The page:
REVIEW: Cats in the Navy (2022)

by Scot Christenson

Sometimes after reading some of the heavier material I normally end up reading, I need a nice bit of fluffy escapism to lift me up. One of my low-key favorites is reading or listening to stories about animals during wartime or in the military service. This is assuming I’m not listening to or reading stories about Russian “tank dogs”, or some such, as that’s insanely depressing. Cats in the Navy by Scot Christenson, and published by The US Naval Institute Press, is one such light-hearted book that takes a rather in depth look at The military use of feline “soldiers” to keep ships vermin and disease free. Spanning over a century of historic records, this book is a fun look at a rather overlooked topic.

“Cats were seen as omens in ancient times but eventually became trusted animal companions to those who sailed the seas. From catching rats at docks and on ships at sea, cats often became mascots to the navies around the globe. Filled with informative text and more than eighty photos, Cats in the Navy provides a fun history of our feline friends who rode the waves with us.”

The format of this book is largely that of a photography book with around one hundred images of cats in the service of various naval ships. These pictures alternate between pages of written text, usually outlining the images you are looking at and what importance they hold. The book itself is a hardcover 8×10 volume and will look great on any military history lover’s bookshelf, although for this review I was only able to see a digital version. Most of the photographs are black and white (the reason will come later), so I liked the use of color in the book – vibrant yellows and blues, to make the photos pop and give the book a warm, almost nostalgic feeling.

As with many fun things, the use of cats in The Navy was largely upended in the 1950s due to the government seeing the practice as both frivolous and costly to American taxpayers. Considering the infamous stories of Government Appropriations of ten thousand dollar coffee pots, fifty dollar screws, and other vaguely questionable things the general public actually know about – having a cat or dog onboard a ship seems like small potatoes, but I digress. Due to this, most images, with a few exceptions, are from WWI and WWII.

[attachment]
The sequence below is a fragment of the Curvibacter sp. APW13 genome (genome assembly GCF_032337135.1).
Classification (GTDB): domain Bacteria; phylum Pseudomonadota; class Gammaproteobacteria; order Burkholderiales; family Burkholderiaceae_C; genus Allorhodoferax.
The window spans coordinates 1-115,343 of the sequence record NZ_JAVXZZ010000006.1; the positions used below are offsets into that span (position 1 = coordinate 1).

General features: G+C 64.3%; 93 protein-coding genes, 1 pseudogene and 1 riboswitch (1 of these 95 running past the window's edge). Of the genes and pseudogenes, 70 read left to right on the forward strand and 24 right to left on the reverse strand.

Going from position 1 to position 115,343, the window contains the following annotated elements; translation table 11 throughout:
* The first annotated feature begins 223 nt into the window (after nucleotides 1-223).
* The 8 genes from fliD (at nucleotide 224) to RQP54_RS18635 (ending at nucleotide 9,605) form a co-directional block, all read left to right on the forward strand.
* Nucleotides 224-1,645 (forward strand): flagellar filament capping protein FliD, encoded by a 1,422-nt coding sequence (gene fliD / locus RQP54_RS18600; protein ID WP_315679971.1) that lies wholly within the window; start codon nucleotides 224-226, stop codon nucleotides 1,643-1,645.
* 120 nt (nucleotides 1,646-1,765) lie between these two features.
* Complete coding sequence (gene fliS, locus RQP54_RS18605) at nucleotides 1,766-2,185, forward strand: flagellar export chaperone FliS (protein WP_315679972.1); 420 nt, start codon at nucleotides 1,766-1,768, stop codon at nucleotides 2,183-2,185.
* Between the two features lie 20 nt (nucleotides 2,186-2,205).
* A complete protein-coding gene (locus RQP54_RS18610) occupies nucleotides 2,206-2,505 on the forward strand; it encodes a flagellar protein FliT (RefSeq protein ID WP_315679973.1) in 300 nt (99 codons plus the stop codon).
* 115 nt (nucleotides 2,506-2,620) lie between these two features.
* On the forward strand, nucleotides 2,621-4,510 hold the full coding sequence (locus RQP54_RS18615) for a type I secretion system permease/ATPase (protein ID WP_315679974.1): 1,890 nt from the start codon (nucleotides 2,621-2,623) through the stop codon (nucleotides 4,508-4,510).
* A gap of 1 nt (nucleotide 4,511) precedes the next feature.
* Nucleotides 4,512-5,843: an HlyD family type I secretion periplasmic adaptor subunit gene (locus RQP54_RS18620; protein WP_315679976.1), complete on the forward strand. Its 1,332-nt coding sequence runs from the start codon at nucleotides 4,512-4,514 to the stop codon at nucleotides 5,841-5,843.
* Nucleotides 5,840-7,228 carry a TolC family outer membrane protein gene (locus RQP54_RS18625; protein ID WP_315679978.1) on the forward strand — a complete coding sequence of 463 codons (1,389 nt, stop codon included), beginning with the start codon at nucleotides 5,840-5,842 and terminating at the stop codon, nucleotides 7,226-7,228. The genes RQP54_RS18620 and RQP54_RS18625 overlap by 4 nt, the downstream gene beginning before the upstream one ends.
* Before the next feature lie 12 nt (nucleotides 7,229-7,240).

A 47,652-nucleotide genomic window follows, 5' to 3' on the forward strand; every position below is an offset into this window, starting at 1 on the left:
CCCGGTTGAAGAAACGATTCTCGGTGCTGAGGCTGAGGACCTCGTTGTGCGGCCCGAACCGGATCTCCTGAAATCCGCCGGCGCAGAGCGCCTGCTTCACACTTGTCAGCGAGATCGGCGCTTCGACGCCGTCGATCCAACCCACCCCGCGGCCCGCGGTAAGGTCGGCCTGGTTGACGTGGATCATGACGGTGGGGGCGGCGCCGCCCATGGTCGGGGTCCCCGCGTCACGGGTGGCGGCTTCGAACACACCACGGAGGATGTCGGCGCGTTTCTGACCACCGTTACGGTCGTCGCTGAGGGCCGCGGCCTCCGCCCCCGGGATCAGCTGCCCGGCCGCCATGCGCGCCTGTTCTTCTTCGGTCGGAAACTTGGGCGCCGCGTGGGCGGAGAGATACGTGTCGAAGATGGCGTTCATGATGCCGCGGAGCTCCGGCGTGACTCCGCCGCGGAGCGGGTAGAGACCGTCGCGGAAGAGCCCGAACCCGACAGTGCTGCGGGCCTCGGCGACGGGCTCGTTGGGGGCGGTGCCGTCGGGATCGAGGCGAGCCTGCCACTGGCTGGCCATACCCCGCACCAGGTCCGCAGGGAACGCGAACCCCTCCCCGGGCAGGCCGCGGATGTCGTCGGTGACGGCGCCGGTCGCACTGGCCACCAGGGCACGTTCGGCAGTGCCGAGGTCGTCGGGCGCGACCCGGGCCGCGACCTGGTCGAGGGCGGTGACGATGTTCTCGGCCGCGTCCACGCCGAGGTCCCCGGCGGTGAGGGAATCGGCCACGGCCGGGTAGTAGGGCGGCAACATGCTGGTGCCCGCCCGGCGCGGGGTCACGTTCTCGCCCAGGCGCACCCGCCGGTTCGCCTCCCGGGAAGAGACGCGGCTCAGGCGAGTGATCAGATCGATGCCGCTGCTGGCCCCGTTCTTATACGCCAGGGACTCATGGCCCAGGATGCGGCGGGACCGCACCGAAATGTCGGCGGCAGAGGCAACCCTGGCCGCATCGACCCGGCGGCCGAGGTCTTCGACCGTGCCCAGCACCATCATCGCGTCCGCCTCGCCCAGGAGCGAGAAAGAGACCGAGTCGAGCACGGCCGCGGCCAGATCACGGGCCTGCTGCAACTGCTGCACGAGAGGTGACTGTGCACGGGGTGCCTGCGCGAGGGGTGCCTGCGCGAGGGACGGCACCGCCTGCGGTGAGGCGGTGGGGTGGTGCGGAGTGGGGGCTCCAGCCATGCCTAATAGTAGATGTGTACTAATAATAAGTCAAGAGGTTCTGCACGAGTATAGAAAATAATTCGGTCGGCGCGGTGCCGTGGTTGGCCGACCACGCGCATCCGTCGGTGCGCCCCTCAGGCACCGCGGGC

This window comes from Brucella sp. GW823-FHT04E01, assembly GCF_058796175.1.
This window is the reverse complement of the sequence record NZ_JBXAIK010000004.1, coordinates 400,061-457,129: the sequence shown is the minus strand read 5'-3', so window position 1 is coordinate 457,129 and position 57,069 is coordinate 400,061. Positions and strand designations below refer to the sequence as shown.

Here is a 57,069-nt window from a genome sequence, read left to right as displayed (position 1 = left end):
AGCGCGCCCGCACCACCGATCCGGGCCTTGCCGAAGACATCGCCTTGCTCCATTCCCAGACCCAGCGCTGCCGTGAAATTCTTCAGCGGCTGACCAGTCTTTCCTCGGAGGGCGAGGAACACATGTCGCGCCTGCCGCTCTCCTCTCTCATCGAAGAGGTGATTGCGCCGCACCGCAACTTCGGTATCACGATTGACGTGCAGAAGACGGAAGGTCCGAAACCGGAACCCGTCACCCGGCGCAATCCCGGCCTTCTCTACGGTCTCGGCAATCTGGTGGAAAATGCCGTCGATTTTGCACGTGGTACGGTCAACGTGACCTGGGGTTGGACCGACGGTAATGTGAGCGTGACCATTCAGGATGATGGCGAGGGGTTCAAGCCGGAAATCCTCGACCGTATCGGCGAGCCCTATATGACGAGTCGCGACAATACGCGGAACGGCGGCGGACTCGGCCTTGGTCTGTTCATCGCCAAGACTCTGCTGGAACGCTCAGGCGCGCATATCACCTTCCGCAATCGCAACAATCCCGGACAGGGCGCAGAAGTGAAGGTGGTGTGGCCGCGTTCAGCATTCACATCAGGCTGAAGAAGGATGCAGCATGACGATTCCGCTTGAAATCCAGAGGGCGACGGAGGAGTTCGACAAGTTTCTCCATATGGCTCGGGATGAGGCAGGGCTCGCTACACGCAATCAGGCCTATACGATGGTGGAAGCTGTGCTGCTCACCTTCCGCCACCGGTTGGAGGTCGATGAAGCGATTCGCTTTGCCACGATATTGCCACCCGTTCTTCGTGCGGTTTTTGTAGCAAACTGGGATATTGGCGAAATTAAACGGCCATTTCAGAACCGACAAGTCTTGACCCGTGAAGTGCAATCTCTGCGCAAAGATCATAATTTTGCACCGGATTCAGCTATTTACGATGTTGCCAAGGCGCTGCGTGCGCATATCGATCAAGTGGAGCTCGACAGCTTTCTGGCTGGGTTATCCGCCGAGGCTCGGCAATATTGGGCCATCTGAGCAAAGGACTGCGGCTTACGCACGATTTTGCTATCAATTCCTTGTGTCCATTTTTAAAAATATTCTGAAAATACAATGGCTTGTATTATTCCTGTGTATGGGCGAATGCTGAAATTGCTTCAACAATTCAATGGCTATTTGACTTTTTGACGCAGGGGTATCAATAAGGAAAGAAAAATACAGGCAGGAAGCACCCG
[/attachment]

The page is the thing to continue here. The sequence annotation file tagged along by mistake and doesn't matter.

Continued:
Fans of seeing cute cat photos will love this book, as seeing cats in little sailor costumes and sleeping in little cat hammocks is pretty fun. I say this as a grown thirty-nine year old man that listens to metal music, cat pictures can brighten any day. Some of the sailor superstitions in the book were very interesting to read about, namely the belief that if a ship’s cat was seen trying to abandon the ship before it departed at port signaled and upcoming disaster, or a random catfight aboard a ship was actually The Devil himself battling an angel for the souls of the sailors aboard.

Overall, this book was an entertaining quick read and would be a perfect gift for a cat lover or military enthusiast alike. If my step-father, who was a Navy Veteran and cat enthusiast, was still around I’m sure he would have loved this book. I’m glad the book stayed on the lighter end of things, because reading about some of the ship cats that likely didn’t make it would have been too much of a bummer, so kudos to the author. When thinking about this topic, One previous book by USNI and their comic imprint Dead Reckoning comes to mind, Four-Fisted Tales, so if you also like this sort of thing, check that out as well.

If you are interested in this book, please click HERE

NOTE: I received a free preliminary, and likely unedited copy of this book from Netgalley for the purposes of providing an honest, unbiased review of the material. Thank you to all involved.

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